Fish were thawed and examined externally for fins, skin and gills, weighed and measured from nose to tip of tail, and then examined internally. All fish appeared generally healthy with no obvious internal or external signs of serious illness. Kidneys (n = 166) and livers (n = 168) were sampled during necropsy. I was. A total of 92 brushtooth lizards, Saurida undosquamis (liver = 47, kidney = 45), Shimabora, Mullus surmuletus (liver = 41, kidney = 40) 81, snapdragon, Upeneus 81 samples were collected. Moluccensis (liver = 39, kidney = 42) and 80 round sardines, Sardinella aurita (liver = 41, kidney = 39). Aiming for a similar number of samples per species from each region, we collected a total of 179 samples from the northern sites and 155 samples from the central south [10].


No RLO positive results were found in any of the samples tested. P. damselae was found in 47 samples (overall prevalence of 14%). Further grouping of the positive samples into subspecies of P.


The overall aim of this study was to investigate the prevalence of P. damselae along the Israeli coast and determine whether it correlated with different levels of contamination. Prevalence of P. damselae was found in all four wild fish species tested, albeit in varying proportions. Out of 334 samples, 47 positive samples of P were observed. with an overall prevalence of 14%, results are comparable to estimates based on studies conducted in the Mediterranean and around the world. Of these 47 P. damselaepositive specimens, 29/47 (62%) became positive in summer and 18/47 (38%) in winter. This is somewhat consistent with data from other studies. Round sardines had the highest prevalence, at 16/80 (20%). This may be because, unlike other studied fish species, which live at depths of 30-300 m, this species is thermophilic and also lives close to shore. Possibly, the difference could be due to the species' high food plasticity or preference for conditions that are ideal physiological temperatures for diffusion of clear, saltwater P. spp., It can also result from phenotypic differences between fish species in terms of susceptibility to pathogens. We also hypothesized that the high prevalence of this species may be related to the level of environmental contamination in that environment, as polluted environments are known to weaken the immune system of fish. If the source of the pollution is on land, it would be expected that fish living closer to the shore would be more affected, as the data in this study seem to suggest.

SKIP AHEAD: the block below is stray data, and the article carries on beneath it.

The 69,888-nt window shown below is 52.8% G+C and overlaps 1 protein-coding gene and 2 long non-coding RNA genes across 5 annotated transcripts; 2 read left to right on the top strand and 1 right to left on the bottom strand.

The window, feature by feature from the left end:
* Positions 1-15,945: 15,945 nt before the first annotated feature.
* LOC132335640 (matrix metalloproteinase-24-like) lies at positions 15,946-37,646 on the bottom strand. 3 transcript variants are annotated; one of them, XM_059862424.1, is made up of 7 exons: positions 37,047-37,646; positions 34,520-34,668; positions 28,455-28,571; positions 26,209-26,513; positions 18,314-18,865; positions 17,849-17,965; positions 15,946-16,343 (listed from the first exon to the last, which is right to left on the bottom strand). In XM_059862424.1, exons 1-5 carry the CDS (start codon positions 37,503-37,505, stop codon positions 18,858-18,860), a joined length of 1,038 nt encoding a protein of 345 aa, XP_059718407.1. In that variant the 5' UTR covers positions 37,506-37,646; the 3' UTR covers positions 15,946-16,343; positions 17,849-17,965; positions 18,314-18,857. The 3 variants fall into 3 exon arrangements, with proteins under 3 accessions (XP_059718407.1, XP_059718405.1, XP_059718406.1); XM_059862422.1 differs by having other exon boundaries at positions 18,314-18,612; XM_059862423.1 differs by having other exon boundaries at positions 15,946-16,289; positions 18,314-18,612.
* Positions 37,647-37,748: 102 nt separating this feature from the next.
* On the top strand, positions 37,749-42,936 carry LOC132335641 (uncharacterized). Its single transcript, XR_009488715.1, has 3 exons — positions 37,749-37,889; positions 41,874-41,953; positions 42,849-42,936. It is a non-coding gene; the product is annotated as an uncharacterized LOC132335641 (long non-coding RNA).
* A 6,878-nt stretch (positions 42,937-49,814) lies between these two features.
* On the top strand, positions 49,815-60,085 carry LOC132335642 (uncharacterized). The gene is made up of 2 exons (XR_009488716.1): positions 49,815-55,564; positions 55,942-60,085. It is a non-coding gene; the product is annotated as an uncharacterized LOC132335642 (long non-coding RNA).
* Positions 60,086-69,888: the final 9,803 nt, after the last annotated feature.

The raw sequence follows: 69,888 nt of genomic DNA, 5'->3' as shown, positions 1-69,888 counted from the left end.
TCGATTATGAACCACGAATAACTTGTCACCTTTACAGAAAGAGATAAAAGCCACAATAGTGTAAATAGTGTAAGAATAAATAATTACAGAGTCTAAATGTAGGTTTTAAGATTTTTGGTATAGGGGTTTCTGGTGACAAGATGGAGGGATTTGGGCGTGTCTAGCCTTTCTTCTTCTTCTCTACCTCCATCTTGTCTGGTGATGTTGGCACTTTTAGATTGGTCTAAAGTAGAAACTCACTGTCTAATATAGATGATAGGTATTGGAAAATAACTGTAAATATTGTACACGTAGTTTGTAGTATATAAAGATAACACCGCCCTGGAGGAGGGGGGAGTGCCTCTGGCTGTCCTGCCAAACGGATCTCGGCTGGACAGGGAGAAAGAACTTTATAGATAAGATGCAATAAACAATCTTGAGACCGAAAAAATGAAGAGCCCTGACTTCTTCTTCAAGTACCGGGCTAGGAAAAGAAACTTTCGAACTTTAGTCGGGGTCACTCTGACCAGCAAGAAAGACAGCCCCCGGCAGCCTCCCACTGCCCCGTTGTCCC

In this case, sardines can be considered bioindicators (sentinels) of coastal pollution. If confirmed, the occurrence of P. damselae in round Sardinella would allow the creation of a spatial map of contaminants, whether they were from land, deeper in the sea, and associated with fish. , may provide a tool for future research to help identify the origin of contaminants population and public health. Due to the importance of identifying subspecies of P. damselae, we used PCR primers from previous studies for tentative identification. We then used other primers to identify subspecies of samples that turned out to be P. Damsel positive. Apparently, an efficient PCR-based assay to discriminate between the two subspecies has not yet been developed (only 47% could discriminate), as shown in other studies. Perhaps the solution lies in more advanced molecular techniques such as amplified fragment length polymorphism (AFLP) and PCR described in several studies, or in a combination of phenotypic traits and other classification methods based on bacterial culture. Damselae specimens assigned to subspecies were classified as P. damselae. Damsel subspecies piscicida is prominent.


The prevalence of two important fish pathogens in marine fish from the eastern Mediterranean. We showed that organisms like Rickettsia are unlikely to pose a risk to the health of fish in our region, but Photobacterium species were indeed present in the marine fish tested. Further research is needed to understand the impact of potential pathogens of common infectious diseases on local aquaculture and the magnitude of the threat to public health.


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Citation: Alam F (2023) Listonella has been determined Chemically in Natural Fish from the Ocean. J Fish Sci, Vol. 17 No. 3: 114.